If you believe your table manners could be improved, you're probably correct. Simple matters such as placing the napkin on your lap and not talking with food in your mouth go a long way toward making you good company at mealtime. Properly handling food and utensils are also signs of good manners. Once you've practiced a few basic techniques for table politeness, you may find yourself welcome and appreciated more often at meal-based gatherings.
Silence Reigns Supreme
When you're eating, quietness equates to good manners. Chewing with your mouth closed keeps the noise level down while keeping the appreciation level up for all seated across from you. Forgo talking with food in your mouth as well; it muffles your words and looks less than appetizing to others at the table. Take small bites and eat slowly so you aren't scarfing down hunks of food too large to easily chew or swallow; this also makes it easier to keep your mouth closed and silent as you eat.
Place the napkin in your lap as soon as you are seated, or shortly thereafter. Keep the napkin on your lap, except while using it, so a soiled napkin isn't displayed on the table during a meal. Use the napkin to wipe your mouth or to wipe up a spill that occurs on the table. When leaving the table after finishing the meal, set the napkin near your dishes.
Pass It On
Sometimes food is meant to be passed around the table, such as large casserole dishes, bowls of mashed potatoes and baskets of rolls. This presents the perfect opportunity to practice good manners. Ask a seated neighbor to pass you the dish you seek, rather than reaching over the table to get it yourself, unless the dish is already right in front of you. If dishes are being passed one by one around the table, wait your turn for the dish you seek, and continue passing it along to your neighbor after you've placed a portion on your plate. If a dish you like is at an opposite end of the table, ask your neighbor to pass along your request to send the dish back in your direction.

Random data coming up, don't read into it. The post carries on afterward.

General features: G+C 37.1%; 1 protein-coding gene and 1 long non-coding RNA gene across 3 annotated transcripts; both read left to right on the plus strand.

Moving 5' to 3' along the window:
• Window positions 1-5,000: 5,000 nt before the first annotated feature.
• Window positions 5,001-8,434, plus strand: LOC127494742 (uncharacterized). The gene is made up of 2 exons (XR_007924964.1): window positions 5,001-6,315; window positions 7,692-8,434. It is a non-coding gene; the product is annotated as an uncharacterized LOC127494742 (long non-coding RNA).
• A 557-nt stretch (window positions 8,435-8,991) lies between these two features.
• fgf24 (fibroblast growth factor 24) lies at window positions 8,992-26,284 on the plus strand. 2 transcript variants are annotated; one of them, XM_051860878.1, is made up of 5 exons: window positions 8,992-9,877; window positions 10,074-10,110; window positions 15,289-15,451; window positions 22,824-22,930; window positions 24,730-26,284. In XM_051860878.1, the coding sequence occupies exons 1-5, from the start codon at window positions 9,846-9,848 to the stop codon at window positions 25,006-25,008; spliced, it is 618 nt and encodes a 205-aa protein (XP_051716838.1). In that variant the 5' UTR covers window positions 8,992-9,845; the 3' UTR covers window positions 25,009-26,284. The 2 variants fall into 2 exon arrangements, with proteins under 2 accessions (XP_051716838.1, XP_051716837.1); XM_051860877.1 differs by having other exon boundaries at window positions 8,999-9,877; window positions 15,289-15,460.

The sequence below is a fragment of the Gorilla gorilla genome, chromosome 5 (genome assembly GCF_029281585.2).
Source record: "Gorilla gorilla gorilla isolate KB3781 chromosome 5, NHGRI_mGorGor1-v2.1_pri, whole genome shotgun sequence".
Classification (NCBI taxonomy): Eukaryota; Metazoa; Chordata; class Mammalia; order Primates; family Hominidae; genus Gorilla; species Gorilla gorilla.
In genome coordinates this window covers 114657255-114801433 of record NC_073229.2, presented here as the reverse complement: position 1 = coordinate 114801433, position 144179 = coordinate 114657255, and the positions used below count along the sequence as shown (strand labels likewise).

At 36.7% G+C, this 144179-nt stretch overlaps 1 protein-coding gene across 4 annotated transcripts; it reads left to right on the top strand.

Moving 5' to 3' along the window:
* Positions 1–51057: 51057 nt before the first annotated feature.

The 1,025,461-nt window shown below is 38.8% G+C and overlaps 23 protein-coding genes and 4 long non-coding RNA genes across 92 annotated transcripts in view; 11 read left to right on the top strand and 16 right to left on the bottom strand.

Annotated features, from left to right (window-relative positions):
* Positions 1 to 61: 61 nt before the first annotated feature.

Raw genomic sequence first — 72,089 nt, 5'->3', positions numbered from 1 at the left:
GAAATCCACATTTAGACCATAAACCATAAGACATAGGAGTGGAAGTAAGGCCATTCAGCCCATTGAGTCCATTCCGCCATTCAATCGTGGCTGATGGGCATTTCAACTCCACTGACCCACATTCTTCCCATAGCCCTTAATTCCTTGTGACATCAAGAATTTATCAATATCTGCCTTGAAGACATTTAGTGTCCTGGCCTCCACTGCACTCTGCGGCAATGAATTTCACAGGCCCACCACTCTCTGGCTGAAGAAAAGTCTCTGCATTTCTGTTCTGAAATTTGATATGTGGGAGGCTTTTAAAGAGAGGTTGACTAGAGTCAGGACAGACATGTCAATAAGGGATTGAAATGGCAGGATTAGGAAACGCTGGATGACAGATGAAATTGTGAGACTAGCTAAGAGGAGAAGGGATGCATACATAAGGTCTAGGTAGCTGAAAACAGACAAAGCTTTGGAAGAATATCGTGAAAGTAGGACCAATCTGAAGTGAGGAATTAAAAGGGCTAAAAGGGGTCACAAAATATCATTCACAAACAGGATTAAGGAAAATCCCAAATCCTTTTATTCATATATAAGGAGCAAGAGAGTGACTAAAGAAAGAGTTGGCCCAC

Turn your cellphone off at the table, whether you're enjoying your meal in a restaurant, at a reception hall or in a home. If you are awaiting an important call and must leave your phone on, set it to vibrate and leave the table to take your call in private. Dining is all about the experience of the food and of being completely present to those around you; talking on the phone at the table gives other the impression that you feel they are less important than your phone call or that you are just plain rude.
Brush Up on Basics
Some basic concepts you may have learned as a young child are the stepping stones to good manners: Eat with your utensils, unless the food is designed to be finger food; use the proper utensil for the task -- no stabbing the piece of steak with a knife and eating it off the blade. If others are talking, allow them to finish their sentences and pay attention if they are speaking to you. Sitting up straight at the table, rather than hunching over your food as if it is the only meal you've seen in months, is also good manners.
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